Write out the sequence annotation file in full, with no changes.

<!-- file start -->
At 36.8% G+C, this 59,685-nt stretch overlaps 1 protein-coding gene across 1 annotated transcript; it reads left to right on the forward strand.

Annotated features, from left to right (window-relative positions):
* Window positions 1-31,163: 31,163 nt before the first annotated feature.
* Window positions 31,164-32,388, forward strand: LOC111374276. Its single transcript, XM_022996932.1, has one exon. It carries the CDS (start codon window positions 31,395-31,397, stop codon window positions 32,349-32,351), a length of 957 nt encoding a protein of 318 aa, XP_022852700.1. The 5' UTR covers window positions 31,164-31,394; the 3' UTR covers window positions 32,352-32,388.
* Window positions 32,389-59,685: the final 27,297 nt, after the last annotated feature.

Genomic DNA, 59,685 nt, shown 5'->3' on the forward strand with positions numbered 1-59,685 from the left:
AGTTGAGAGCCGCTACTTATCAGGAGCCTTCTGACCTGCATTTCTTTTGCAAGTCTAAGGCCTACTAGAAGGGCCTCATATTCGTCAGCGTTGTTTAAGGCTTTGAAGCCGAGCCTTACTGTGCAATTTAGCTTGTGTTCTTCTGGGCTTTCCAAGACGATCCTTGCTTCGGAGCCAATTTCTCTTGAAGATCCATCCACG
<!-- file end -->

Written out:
At 36.8% G+C, this 59,685-nt stretch overlaps 1 protein-coding gene across 1 annotated transcript; it reads left to right on the forward strand.

Annotated features, from left to right (window-relative positions):
* Window positions 1-31,163: 31,163 nt before the first annotated feature.
* Window positions 31,164-32,388, forward strand: LOC111374276. Its single transcript, XM_022996932.1, has one exon. It carries the CDS (start codon window positions 31,395-31,397, stop codon window positions 32,349-32,351), a length of 957 nt encoding a protein of 318 aa, XP_022852700.1. The 5' UTR covers window positions 31,164-31,394; the 3' UTR covers window positions 32,352-32,388.
* Window positions 32,389-59,685: the final 27,297 nt, after the last annotated feature.

Genomic DNA, 59,685 nt, shown 5'->3' on the forward strand with positions numbered 1-59,685 from the left:
AGTTGAGAGCCGCTACTTATCAGGAGCCTTCTGACCTGCATTTCTTTTGCAAGTCTAAGGCCTACTAGAAGGGCCTCATATTCGTCAGCGTTGTTTAAGGCTTTGAAGCCGAGCCTTACTGTGCAATTTAGCTTGTGTTCTTCTGGGCTTTCCAAGACGATCCTTGCTTCGGAGCCAATTTCTCTTGAAGATCCATCCACG